Hearing healthcare providers are not alone in denying PHI portability to their patients. The Office for Civil Rights lists problems accessing medical records as one of the top five issues it investigates. A former Department of Health and Human Services (HHS) official suggests the problem may be less about misunderstanding than willful misinterpretation of the regs to gain an edge over the competition:
“many health care providers still don’t understand that patients have a right to get their medical records… It may be contrary to the financial interests of health care providers to give patients broad access to their medical records. …Once patients have that information, they can share it with competing health care providers.” (Joy L. Pritts, former Dept of health and Human Services (HHS) official. Quoted in NYTimes, Jan 16 2016)
“When [covered entities] … talk about Hipaa or charge for releasing records what they’re really saying is, ‘I don’t want to do this and I have to find an excuse … Hipaa is used in all sorts of distorted ways, because ‘protecting privacy’ sounds good.”(Dr. David Blumenthal, former national health information technology coordinator. Quoted in NYTimes, Sept 11 2014).
- require patients to state a reason for requesting their records,
- deny access out of a general concern that patients might be upset by the information.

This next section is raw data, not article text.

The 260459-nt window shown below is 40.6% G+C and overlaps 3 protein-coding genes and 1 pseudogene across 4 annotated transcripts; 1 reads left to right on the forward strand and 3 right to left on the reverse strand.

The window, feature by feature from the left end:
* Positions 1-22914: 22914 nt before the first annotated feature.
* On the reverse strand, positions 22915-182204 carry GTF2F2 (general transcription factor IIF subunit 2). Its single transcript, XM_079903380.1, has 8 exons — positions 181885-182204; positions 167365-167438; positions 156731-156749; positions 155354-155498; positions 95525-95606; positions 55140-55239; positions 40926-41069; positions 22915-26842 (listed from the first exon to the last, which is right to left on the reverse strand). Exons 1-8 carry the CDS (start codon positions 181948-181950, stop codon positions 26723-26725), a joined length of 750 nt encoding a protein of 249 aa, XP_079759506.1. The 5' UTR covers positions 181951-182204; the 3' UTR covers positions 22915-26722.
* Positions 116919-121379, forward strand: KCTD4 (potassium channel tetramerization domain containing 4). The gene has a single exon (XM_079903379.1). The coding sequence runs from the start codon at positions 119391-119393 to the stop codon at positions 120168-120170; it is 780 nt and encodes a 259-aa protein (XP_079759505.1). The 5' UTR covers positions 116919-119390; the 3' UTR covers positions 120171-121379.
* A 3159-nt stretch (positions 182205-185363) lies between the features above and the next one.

- require patients to pick up their records in person if they ask that the records be sent by mail or email.
- deny a request for access to health information because a patient has failed to pay [their] bills.
- charge for the cost of searching for data and retrieving it.
And with that flourish, HIPAA seems to answer my question by ensuring Portability to all and satisfying PCAST except for the business of copying costs. Is that all there is? Half the PCAST recommendations can’t boil down to a 15¢/page copying fee and “clarification” of existing regs. Really?
What Part of “Covered” Don’t I Understand?
Perhaps the portability deniers are not Covered Entities and therefore not subject to HIPAA regulations? If so, the argument turns on economics: Uncovered Entities could simply claim a proprietary right to data created in the process of fitting hearing aids.
Simplification efforts by HIPAA (Fig 1) support the vision of HIPAA-free providers to include those who bill manually or not at all for Covered Transactions. As expected, Covered Transactions are defined in exquisite detail by a set of regs, which the American Association of Physicians and Surgeons summarizes but fails to simply:
A transaction is a covered transaction if it meets the regulatory definition for the type of transaction.